A Sybil Attack subverts a network service's reputation system by establishing a large number of pseudonymous identities and using them to wield disproportionately great power. It's called after Sybil, the protagonist of the novel Sybil, which is a case study of a lady diagnosed with a dissociative identity disorder. Sock puppetry is another term for Sybil assaults.
In computer security, a Sybil Attack is a method of subverting a reputation system by establishing numerous identities. The vulnerability of a reputation system to a Sybil attack is determined by how cheap identities can be generated and the extent to which the reputation system accepts input from entities without a chain of trust connecting them to a trusted entity, and whether the reputation system treats all entities equally. As of 2012, data indicated that large-scale Sybil attacks could be carried out in actual existing systems like BitTorrent Mainline DHT for a very low cost and efficiency.
Following are some of the methods that can be employed to prevent a Sybil Attack −
Sybil attacks can be avoided by employing validation procedures, which can also be used to discard masked hostile entities. A distant identity may be accepted by a local entity based on a central authority that assures a one-to-one correlation between an identity and an entity and may even enable a reverse lookup.
A person's identification can be verified directly or indirectly. The local entity contacts the central authority to authenticate the distant identities via direct validation. In indirect validation, the local entity depends on previously approved identities to vouch for the remote identity in question's authenticity.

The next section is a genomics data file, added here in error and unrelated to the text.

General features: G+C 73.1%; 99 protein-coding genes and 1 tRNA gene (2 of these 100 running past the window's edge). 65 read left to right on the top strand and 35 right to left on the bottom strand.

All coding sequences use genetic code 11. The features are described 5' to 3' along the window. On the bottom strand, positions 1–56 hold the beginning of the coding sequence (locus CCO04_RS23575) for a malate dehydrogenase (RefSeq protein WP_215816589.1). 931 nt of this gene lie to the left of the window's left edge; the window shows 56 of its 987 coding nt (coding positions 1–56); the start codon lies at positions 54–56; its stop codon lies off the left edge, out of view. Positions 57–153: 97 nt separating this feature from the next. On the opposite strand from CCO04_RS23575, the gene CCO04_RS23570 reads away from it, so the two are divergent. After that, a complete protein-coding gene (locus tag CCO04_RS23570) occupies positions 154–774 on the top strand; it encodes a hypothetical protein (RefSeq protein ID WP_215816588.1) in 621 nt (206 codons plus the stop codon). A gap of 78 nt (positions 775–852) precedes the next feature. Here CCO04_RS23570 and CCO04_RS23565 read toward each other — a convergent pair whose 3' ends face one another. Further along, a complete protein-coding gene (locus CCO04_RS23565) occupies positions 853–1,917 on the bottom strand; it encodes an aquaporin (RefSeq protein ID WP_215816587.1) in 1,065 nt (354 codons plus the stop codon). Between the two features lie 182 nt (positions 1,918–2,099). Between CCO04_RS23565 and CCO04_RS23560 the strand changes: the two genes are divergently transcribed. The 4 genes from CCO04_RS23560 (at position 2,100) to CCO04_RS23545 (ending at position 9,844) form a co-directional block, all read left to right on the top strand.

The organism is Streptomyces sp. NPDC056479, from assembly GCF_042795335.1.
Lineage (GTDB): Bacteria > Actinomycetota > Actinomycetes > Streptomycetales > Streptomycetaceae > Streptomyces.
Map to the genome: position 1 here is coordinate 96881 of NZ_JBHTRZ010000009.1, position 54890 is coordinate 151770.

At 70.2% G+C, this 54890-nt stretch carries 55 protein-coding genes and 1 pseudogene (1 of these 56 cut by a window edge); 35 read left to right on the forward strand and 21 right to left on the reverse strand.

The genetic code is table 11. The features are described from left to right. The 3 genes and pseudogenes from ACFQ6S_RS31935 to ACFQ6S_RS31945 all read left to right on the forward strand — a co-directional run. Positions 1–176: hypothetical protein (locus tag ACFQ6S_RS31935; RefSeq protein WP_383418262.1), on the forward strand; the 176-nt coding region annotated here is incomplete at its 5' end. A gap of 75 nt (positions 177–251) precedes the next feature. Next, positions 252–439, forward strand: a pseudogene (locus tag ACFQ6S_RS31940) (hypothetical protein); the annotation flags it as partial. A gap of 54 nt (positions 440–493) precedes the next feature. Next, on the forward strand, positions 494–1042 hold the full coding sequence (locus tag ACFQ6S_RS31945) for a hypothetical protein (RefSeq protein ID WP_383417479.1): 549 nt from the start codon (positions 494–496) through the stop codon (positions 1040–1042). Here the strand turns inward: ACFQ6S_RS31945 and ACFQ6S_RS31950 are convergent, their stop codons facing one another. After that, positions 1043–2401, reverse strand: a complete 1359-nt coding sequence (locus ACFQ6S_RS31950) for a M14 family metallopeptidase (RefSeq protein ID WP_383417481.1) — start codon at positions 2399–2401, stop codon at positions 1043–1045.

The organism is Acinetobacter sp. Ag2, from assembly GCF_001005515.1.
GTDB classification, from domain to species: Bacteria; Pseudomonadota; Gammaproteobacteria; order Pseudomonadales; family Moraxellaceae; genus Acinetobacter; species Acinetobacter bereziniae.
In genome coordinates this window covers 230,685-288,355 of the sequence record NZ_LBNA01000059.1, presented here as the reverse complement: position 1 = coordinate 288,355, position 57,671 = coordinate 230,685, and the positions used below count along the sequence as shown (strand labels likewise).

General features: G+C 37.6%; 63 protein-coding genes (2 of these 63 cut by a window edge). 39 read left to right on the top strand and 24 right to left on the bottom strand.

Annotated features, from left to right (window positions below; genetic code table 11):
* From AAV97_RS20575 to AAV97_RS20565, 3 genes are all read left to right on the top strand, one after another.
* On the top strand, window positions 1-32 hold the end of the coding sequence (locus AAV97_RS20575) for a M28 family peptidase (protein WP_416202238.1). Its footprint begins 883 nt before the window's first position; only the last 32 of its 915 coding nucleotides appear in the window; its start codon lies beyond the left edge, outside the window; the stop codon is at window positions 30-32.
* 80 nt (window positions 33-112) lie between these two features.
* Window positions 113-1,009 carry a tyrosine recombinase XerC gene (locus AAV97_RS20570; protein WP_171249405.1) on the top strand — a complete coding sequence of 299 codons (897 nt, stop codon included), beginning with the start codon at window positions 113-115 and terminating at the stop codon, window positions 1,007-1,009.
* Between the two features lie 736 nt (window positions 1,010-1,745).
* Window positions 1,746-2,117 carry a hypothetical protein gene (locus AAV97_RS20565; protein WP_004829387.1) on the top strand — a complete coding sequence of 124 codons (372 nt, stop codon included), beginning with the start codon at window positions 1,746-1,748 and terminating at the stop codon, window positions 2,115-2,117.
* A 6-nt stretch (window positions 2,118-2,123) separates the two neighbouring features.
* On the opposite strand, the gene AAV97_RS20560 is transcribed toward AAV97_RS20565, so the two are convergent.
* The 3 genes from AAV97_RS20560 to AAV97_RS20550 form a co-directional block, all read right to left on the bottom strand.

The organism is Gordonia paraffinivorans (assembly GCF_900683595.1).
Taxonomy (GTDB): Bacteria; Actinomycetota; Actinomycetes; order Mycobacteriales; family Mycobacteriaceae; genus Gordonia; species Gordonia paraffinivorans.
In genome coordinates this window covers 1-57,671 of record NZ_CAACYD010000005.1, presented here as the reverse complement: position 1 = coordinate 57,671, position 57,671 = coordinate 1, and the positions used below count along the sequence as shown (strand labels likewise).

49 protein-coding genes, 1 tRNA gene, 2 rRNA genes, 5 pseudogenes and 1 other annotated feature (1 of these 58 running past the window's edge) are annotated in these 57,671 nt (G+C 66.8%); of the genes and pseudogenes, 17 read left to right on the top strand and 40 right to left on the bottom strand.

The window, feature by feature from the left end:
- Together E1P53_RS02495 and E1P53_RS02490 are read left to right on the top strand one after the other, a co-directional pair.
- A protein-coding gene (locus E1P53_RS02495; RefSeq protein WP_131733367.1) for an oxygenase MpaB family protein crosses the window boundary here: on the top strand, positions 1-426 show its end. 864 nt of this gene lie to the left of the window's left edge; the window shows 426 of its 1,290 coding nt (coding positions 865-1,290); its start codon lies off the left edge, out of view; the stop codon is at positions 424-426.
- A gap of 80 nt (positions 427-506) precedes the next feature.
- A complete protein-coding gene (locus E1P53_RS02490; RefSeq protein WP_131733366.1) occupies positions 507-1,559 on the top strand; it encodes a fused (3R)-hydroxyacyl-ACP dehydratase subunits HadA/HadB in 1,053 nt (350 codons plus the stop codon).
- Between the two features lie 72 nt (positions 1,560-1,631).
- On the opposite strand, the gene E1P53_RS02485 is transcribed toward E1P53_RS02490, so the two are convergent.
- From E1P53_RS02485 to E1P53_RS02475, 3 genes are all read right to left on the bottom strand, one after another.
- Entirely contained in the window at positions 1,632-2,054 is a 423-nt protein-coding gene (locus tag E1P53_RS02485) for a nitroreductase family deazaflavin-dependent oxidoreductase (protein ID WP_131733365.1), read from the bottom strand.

Sybil protection methods based on social network connection features can further restrict the amount of harm a Sybil attacker might inflict while maintaining anonymity. SybilGuard, SybilLimit, the Advogato Trust Metric, SybilRank, and the sparsity-based metric to identify Sybil clusters in a distributed P2P-based reputation system are examples of such preventive approaches.
These solutions cannot completely avoid Sybil assaults, and they may be vulnerable to large-scale Sybil attacks.
Alternatively, imposing economic penalties as artificial entrance barriers may be utilized to increase the cost of Sybil assaults. Proof of work, for instance, requires a user to demonstrate that they solved a cryptographic challenge with a particular level of computing effort.
As an alternative to identity verification that tries to maintain a strict "one-per-person" allocation rule, a validation authority can enforce a one-to-one correspondence between online identities other than knowing a user's true identity, such as verifying the actual presence of an unidentifiable individual at a given area and time, as in a pseudonym party-specific location and time, as in a pseudonym party.
Sybil attack security has been built into a variety of distributed protocols. Sybil-resistant algorithms for online content recommendation and voting are SumUp and DSybil. Whnau is a distributed hash table method that is Sybil-resistant. Sybil attacks are also mitigated by I2P's use of Kademlia.